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2015 polls: Parties explore consensus to evade violence at primaries

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A head of the general election in 2015, major political parties may have chosen to toe the consensus path in the selection of their presidential and gubernatorial candidates which will only be ratified at congresses to reduce tension and violence that usually characterise election process at conventions, BD SUNDAY has learnt.

It was also gathered that the option of consensus would enable the parties to secretly deal with their internal problems without having to wash their dirty linens in the public.

According to those who spoke with our correspondent, the consensus option will nip-in-the bud internal wrangling as the parties would evolve some mechanisms to address bruised egos, and assuage the anger of those whose aspirations may be cut short through the selection process being adopted.

A highly credible source within the ruling People’s Democratic Party (PDP), who spoke with BD SUNDAY from his Abuja base, said it was such considerations that gave birth to the recent adoption of the incumbent President Goodluck Jonathan as the party’s flag bearer in the next year presidential election.

“The leadership of the party, having considered many issues, particularly interests of some highly placed members of the PDP who had even covertly and overtly shown their intention to run or support some other persons, decided to bare its fangs by moving fast to announce the consensus thing. It is hoped that with that method, no member of the party will nurse such ambition any further. The party also recognises that such an arrangement will ruffle feathers, hence, the move to reach out by making promises to ‘settle’ such persons with some other juicy appointments,” the source said.

Charles Idahosa, a political adviser to Governor Adams Oshiomhole of Edo State, expressed optimism that the party primaries this time around would be rancor-free.

“There will be no problem in the APC primaries. You just saw what happened in Adamawa; that was a test run of what to expect. The guidelines for choosing National Assembly members, governors and others are out. We are going to follow the guidelines, but the constitution of APC also recommends consensus. What consensus means is that if we all agree on a particular candidate, it is okay. In a situation where we don’t agree, we go for congress,” he said.

Henry Seriake Dick¬son, governor, Bayelsa State, said the consensus option is to enable the party reduce the huge cost asso¬ciated with politics of second term and the in-fighting it breeds.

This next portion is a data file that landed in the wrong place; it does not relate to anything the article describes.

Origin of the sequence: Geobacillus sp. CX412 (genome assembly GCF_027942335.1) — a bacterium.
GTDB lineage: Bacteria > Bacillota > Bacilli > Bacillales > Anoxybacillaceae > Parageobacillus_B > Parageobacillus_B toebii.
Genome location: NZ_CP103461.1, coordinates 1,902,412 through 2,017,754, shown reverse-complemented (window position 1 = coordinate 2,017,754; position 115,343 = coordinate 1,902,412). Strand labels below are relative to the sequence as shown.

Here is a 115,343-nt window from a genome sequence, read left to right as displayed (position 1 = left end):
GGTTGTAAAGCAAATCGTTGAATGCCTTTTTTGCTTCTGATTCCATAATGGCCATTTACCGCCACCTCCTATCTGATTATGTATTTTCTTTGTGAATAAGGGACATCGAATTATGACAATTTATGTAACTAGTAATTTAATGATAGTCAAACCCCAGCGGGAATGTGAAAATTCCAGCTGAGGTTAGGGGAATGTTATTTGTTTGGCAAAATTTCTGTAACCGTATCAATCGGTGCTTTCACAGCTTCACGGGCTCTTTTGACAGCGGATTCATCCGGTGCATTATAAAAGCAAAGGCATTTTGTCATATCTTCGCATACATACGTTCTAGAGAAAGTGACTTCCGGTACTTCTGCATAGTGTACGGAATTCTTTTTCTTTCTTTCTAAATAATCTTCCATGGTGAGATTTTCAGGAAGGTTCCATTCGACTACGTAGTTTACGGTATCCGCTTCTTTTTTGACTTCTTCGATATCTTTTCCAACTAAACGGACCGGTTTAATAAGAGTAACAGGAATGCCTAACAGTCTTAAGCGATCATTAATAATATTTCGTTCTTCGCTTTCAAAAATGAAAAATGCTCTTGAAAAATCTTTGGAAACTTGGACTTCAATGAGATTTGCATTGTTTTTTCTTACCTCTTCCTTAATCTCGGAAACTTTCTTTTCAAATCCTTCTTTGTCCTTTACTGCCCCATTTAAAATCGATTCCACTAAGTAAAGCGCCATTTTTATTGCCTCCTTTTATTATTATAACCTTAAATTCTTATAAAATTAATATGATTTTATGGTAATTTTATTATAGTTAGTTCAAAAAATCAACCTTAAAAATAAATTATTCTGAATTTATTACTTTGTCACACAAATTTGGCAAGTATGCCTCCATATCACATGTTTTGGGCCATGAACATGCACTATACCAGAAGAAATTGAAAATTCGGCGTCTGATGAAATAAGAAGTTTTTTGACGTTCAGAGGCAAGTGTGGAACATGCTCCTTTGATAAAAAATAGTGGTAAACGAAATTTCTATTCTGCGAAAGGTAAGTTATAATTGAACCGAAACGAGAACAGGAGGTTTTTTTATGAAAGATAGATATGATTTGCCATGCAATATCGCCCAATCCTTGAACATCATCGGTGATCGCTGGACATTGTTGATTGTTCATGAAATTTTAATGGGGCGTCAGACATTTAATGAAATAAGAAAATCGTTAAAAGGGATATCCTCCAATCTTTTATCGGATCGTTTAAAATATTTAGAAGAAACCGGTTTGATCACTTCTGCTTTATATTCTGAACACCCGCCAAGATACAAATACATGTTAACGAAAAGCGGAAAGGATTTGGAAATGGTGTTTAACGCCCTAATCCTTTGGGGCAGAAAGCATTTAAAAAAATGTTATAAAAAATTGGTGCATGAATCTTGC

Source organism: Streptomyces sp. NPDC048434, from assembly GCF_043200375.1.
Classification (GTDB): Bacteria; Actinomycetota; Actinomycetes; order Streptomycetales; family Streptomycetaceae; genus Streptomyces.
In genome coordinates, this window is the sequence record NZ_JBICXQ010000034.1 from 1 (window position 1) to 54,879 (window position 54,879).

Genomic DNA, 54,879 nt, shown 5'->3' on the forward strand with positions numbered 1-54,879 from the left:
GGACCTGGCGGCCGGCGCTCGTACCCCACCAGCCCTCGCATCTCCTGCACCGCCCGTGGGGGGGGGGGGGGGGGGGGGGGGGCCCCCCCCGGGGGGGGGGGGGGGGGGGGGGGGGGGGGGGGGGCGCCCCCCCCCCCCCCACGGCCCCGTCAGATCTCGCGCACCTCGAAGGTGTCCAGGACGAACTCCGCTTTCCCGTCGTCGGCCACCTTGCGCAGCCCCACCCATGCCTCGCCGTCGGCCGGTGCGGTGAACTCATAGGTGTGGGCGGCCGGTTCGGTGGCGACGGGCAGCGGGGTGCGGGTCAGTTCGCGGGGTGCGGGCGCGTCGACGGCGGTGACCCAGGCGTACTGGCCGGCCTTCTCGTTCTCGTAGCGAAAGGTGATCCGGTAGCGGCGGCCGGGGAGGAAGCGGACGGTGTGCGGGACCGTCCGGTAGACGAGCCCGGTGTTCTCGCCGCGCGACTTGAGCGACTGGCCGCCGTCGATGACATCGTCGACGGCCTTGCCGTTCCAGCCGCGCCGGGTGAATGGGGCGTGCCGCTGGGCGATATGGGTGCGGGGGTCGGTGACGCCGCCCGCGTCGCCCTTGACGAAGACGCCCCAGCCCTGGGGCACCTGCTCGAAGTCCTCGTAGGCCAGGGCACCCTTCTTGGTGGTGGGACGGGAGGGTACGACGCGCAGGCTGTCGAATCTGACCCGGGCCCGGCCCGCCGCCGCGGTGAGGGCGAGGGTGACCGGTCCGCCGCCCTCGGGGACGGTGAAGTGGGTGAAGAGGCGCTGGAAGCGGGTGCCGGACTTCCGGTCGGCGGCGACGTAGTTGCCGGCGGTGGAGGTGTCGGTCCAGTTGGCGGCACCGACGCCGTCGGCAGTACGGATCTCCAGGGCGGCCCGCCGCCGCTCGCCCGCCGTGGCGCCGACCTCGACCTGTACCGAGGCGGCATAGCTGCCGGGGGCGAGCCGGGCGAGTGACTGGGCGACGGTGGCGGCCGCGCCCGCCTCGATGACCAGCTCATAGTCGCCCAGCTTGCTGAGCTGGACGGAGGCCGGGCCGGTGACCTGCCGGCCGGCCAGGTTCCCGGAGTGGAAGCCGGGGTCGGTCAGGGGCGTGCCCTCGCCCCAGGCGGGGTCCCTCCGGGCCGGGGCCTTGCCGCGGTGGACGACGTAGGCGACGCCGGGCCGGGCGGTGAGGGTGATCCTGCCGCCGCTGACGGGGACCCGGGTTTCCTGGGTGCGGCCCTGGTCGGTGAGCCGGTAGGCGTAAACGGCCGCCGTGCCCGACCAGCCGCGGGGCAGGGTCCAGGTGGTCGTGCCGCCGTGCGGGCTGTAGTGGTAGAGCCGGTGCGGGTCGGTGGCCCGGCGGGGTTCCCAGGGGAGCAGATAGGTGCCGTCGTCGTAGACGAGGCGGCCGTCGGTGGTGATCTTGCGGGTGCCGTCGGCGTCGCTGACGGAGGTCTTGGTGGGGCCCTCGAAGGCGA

According to him, it would also pro¬mote stability in the party and allow the incumbent to concentrate on the party programmes for the elector¬ate without the distractions associated with securing a second term ticket.

“It is not a dec¬laration of sole candidacy. The term sole candidacy connotes a far cry from what we have done. What we have done, is to stabilise the po¬litical system. What we have done as the dominant party in the country, is to say that we don’t want to subject our members to the costly and stressful experiences. What we have said is that once you are a president from a politi¬cal party, you have a right of first refusal. It will reduce in-fighting and cost of lobbying and campaigns,” the governor explained.

A governorship aspirant in Abia State, who craved anonymity, said although consensus has its advantages, it is, however, not a cure-all.

“In politics, aspirations are welcomed, but we have seen in this country where those who have the capacity to decide who succeed them or those to occupy certain positions are short-changed; they go by sheer sentiment, not on the capacity of individuals to deliver, but because of some other considerations that tilt more to selfishness and illogicality, go for someone that will not only embarrass himself, the party, but also the entire state.

“My candid advice this time around as we sing this consensus tune is that those who it is in their powers to make the selections, for the governorship, National Assembly slots, must be open-minded so as to choose the best people for the jobs. I know that there’s no way the process can be 100 percent flawless given the human frailty, but there must be high level of credibility in the whole process,” the aspirant said.

Parties and consensus option

A social commentator, describing the consensus option, particularly the type given to Jonathan by PDP, popularly known as the right to first refusal, said the process saves any party that adopts it the ordeal of scouting for aspirants and from going through rigorous and most often, acrimonious primary elections to produce a candidate.

According to the pundit, “It is an established fact that primary elections task aspirants to political offices much more than actual elections. Primaries are known to destabilise political parties and leaving them less cohesive if they are not handled with tact and caution.”

Zebulon Agomuo